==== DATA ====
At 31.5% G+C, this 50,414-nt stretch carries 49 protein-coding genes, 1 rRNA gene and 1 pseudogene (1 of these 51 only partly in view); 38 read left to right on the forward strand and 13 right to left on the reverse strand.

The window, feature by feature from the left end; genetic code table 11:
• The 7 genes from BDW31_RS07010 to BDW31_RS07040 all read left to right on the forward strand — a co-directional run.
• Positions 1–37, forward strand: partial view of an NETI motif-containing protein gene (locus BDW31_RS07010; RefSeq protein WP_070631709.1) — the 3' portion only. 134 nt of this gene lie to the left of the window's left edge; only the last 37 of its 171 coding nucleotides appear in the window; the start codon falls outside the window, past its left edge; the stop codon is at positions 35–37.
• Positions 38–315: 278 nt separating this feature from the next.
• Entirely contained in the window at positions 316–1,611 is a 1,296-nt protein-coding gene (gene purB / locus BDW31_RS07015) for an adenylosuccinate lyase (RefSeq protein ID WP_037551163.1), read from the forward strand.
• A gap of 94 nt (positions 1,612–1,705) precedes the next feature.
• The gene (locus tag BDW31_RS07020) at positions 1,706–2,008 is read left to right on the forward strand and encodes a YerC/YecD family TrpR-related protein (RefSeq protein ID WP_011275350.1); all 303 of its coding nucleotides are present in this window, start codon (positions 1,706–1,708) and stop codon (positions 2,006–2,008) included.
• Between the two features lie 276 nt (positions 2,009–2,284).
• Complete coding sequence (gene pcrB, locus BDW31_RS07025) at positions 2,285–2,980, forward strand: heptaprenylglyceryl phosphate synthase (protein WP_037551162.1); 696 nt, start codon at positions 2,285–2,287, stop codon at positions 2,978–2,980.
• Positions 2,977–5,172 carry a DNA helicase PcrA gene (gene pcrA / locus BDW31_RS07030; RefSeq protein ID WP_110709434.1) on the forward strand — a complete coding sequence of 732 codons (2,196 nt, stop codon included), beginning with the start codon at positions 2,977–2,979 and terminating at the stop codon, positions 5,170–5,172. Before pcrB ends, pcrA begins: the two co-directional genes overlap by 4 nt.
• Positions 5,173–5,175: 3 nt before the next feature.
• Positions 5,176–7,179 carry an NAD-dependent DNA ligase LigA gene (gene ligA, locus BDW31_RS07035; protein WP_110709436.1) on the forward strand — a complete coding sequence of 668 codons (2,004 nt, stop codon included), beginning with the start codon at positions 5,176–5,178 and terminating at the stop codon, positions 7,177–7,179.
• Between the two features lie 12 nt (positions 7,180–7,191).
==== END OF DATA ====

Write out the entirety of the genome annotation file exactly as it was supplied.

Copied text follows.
At 31.5% G+C, this 50,414-nt stretch carries 49 protein-coding genes, 1 rRNA gene and 1 pseudogene (1 of these 51 only partly in view); 38 read left to right on the forward strand and 13 right to left on the reverse strand.

The window, feature by feature from the left end; genetic code table 11:
• The 7 genes from BDW31_RS07010 to BDW31_RS07040 all read left to right on the forward strand — a co-directional run.
• Positions 1–37, forward strand: partial view of an NETI motif-containing protein gene (locus BDW31_RS07010; RefSeq protein WP_070631709.1) — the 3' portion only. 134 nt of this gene lie to the left of the window's left edge; only the last 37 of its 171 coding nucleotides appear in the window; the start codon falls outside the window, past its left edge; the stop codon is at positions 35–37.
• Positions 38–315: 278 nt separating this feature from the next.
• Entirely contained in the window at positions 316–1,611 is a 1,296-nt protein-coding gene (gene purB / locus BDW31_RS07015) for an adenylosuccinate lyase (RefSeq protein ID WP_037551163.1), read from the forward strand.
• A gap of 94 nt (positions 1,612–1,705) precedes the next feature.
• The gene (locus tag BDW31_RS07020) at positions 1,706–2,008 is read left to right on the forward strand and encodes a YerC/YecD family TrpR-related protein (RefSeq protein ID WP_011275350.1); all 303 of its coding nucleotides are present in this window, start codon (positions 1,706–1,708) and stop codon (positions 2,006–2,008) included.
• Between the two features lie 276 nt (positions 2,009–2,284).
• Complete coding sequence (gene pcrB, locus BDW31_RS07025) at positions 2,285–2,980, forward strand: heptaprenylglyceryl phosphate synthase (protein WP_037551162.1); 696 nt, start codon at positions 2,285–2,287, stop codon at positions 2,978–2,980.
• Positions 2,977–5,172 carry a DNA helicase PcrA gene (gene pcrA / locus BDW31_RS07030; RefSeq protein ID WP_110709434.1) on the forward strand — a complete coding sequence of 732 codons (2,196 nt, stop codon included), beginning with the start codon at positions 2,977–2,979 and terminating at the stop codon, positions 5,170–5,172. Before pcrB ends, pcrA begins: the two co-directional genes overlap by 4 nt.
• Positions 5,173–5,175: 3 nt before the next feature.
• Positions 5,176–7,179 carry an NAD-dependent DNA ligase LigA gene (gene ligA, locus BDW31_RS07035; protein WP_110709436.1) on the forward strand — a complete coding sequence of 668 codons (2,004 nt, stop codon included), beginning with the start codon at positions 5,176–5,178 and terminating at the stop codon, positions 7,177–7,179.
• Between the two features lie 12 nt (positions 7,180–7,191).